Massage itself is such a wonderful therapy to help with pain, achy muscles, tension, range of motion, circulation, and more. When used subsequently with other self-care tools, the side effects can be boosted and symptoms can improve even further. Here, we discuss 5 self-care tools that our massage therapists recommend to clients to help with symptom relief.

1. Stretching

Stretching is beneficial to help keep tight muscles long and relaxed post-massage. Typically, your massage therapist will recommend a stretch or two to do at home between treatment sessions to target a specific muscle or muscle group. You should slowly ease into the stretch and stop right as you sense tightness without pain. Hold for 30 seconds or longer while keeping a steady breath. Release out of the stretch slowly and repeat several times throughout the day.

2. Heat and/or Ice

Heat and ice are both beneficial for varied reasons. You can read our blog post about it here to learn more. Your massage therapist will recommend which to use on the affected area to help with symptom relief. Heat is great at breaking up scar tissue and helping reduce muscle tension while ice is beneficial at reducing inflammation. Your physician may also make a recommendation based on your injury and which stage of inflammation you are in.

3. Keep a Journal

This self-care tool is commonly recommended by Kalena, one of our Licensed Massage Therapists, to help clients keep track of the relationship between their symptoms and daily activities. Kalena suggests to write down your own observations related to the affected area. Details such as pain, noticeable popping sounds, suspected injury details, what helps ease the symptoms, what makes the symptoms worse, length of symptoms, location of symptoms, and whatever else you find can help both you and your massage therapist create a specific treatment plan of action for your injury.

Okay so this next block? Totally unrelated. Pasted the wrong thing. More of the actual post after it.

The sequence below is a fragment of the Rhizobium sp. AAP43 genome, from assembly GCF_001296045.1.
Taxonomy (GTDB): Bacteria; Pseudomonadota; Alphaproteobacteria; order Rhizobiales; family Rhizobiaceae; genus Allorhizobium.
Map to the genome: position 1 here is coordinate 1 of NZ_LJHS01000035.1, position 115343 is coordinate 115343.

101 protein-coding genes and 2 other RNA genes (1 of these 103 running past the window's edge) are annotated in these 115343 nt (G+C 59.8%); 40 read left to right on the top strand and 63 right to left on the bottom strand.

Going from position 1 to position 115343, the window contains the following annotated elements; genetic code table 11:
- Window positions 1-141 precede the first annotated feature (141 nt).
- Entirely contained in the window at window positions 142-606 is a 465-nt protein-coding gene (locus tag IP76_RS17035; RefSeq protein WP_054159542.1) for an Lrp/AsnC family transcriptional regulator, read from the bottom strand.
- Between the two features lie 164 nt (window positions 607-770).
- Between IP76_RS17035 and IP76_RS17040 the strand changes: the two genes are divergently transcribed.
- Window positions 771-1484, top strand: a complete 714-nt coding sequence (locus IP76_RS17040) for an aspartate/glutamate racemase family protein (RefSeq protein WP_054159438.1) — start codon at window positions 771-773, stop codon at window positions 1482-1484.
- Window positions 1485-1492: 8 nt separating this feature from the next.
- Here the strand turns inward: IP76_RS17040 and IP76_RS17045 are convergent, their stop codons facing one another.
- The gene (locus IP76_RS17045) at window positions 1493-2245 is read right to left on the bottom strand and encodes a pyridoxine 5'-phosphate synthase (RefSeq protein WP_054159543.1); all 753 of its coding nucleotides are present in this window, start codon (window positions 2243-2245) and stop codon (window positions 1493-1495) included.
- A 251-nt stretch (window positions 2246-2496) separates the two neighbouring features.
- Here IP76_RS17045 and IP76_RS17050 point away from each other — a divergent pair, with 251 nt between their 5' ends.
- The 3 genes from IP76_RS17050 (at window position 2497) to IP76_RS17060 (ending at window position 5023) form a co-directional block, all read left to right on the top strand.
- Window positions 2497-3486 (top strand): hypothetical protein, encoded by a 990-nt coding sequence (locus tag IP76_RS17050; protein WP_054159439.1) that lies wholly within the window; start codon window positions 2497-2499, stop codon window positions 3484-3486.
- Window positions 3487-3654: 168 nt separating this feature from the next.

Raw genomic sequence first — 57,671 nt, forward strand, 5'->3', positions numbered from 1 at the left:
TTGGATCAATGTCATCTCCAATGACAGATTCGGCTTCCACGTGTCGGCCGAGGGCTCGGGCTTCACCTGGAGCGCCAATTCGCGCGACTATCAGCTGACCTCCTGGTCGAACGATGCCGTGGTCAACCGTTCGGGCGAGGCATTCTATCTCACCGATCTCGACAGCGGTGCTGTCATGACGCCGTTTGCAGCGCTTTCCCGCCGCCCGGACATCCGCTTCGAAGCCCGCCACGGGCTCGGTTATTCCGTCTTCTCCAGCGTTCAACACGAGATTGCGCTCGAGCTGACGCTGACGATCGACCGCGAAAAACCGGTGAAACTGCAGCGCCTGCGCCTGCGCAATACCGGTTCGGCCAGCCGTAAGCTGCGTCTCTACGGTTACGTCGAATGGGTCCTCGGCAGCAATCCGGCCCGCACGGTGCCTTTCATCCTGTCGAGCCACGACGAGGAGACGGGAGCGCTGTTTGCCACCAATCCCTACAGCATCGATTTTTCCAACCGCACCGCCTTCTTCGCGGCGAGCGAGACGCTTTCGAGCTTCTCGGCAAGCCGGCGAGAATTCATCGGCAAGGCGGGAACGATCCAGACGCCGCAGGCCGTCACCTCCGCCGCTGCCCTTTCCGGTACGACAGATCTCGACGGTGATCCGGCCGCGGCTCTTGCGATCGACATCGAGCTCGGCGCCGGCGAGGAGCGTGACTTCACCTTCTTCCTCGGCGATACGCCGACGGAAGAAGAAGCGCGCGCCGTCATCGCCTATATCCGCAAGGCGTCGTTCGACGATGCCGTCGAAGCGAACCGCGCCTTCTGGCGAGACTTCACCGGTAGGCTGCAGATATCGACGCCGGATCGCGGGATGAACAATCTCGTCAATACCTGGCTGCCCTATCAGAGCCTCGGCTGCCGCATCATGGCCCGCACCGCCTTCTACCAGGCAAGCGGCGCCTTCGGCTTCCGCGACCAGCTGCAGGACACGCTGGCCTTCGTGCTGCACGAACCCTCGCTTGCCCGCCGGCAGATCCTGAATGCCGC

4. Foam Roller

Foam rollers are great tools to use in between massage sessions to help reduce tightness in muscles. Foam rollers also bring blood flow to these muscles and are used by many athletes to help with post-workout care. To use a foam roller, simply target the affected muscle and apply your body weight to it. Use less pressure if you are new to foam rolling so you can get used to the sensation. Roll with your body over the foam roller at a rate of less than 1 inch per second. You should feel the muscle being to relax after 30 seconds. If the muscle is too painful or tight, don’t try to increase the pressure- instead, move on and try to revisit it later. Avoid rolling over joints or bones. To target muscles in the lower back or neck, it is recommended to use a lacrosse ball instead (we sell them in our lobby for less than $5 per ball).

5. Strengthen Weak Muscles

The muscles in the body work like a balancing act- each muscle has an opposite muscle (called an antagonist) that works like a lever system to hold the body’s position in place (you can read more about body posture here). A basic example of a muscle antagonist pair is the biceps and triceps. When the bicep contracts, the triceps relax. When one muscle is overly tight, it means that the muscle’s antagonist is weak. You massage therapist can help you put together a list of muscles that are weak and ways to strengthen these muscles to reduce tightness in their antagonist.